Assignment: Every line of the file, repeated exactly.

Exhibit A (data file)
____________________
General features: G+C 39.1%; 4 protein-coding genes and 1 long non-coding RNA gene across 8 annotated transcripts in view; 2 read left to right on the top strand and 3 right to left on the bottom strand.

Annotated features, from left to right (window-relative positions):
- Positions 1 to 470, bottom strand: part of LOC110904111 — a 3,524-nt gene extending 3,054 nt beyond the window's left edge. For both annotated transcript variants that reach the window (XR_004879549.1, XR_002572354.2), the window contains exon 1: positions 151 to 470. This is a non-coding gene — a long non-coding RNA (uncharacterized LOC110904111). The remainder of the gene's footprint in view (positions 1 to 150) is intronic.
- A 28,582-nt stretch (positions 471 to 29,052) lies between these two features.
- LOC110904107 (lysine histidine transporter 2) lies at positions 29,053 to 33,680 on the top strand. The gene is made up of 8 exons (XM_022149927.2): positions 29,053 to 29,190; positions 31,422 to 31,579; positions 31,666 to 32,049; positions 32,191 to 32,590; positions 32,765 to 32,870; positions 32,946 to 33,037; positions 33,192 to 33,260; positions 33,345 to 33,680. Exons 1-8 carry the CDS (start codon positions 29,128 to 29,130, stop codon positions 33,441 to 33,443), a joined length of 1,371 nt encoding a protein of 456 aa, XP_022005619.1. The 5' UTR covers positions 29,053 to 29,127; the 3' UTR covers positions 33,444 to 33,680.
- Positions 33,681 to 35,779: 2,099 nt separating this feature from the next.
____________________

General features: G+C 39.1%; 4 protein-coding genes and 1 long non-coding RNA gene across 8 annotated transcripts in view; 2 read left to right on the top strand and 3 right to left on the bottom strand.

Annotated features, from left to right (window-relative positions):
- Positions 1 to 470, bottom strand: part of LOC110904111 — a 3,524-nt gene extending 3,054 nt beyond the window's left edge. For both annotated transcript variants that reach the window (XR_004879549.1, XR_002572354.2), the window contains exon 1: positions 151 to 470. This is a non-coding gene — a long non-coding RNA (uncharacterized LOC110904111). The remainder of the gene's footprint in view (positions 1 to 150) is intronic.
- A 28,582-nt stretch (positions 471 to 29,052) lies between these two features.
- LOC110904107 (lysine histidine transporter 2) lies at positions 29,053 to 33,680 on the top strand. The gene is made up of 8 exons (XM_022149927.2): positions 29,053 to 29,190; positions 31,422 to 31,579; positions 31,666 to 32,049; positions 32,191 to 32,590; positions 32,765 to 32,870; positions 32,946 to 33,037; positions 33,192 to 33,260; positions 33,345 to 33,680. Exons 1-8 carry the CDS (start codon positions 29,128 to 29,130, stop codon positions 33,441 to 33,443), a joined length of 1,371 nt encoding a protein of 456 aa, XP_022005619.1. The 5' UTR covers positions 29,053 to 29,127; the 3' UTR covers positions 33,444 to 33,680.
- Positions 33,681 to 35,779: 2,099 nt separating this feature from the next.